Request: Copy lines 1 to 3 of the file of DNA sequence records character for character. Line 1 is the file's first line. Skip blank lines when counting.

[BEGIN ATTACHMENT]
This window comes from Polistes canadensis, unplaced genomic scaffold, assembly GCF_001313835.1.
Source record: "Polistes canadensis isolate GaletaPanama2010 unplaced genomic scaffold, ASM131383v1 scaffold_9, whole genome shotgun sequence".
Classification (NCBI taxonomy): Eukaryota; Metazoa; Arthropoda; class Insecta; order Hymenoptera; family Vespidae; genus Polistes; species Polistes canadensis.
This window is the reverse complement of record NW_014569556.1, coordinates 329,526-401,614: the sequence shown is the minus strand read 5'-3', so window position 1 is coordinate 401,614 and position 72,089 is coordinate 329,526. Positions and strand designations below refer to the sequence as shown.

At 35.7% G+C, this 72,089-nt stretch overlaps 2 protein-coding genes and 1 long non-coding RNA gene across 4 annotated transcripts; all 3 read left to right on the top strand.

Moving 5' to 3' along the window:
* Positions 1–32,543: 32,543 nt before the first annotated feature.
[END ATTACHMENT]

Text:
This window comes from Polistes canadensis, unplaced genomic scaffold, assembly GCF_001313835.1.
Source record: "Polistes canadensis isolate GaletaPanama2010 unplaced genomic scaffold, ASM131383v1 scaffold_9, whole genome shotgun sequence".
Classification (NCBI taxonomy): Eukaryota; Metazoa; Arthropoda; class Insecta; order Hymenoptera; family Vespidae; genus Polistes; species Polistes canadensis.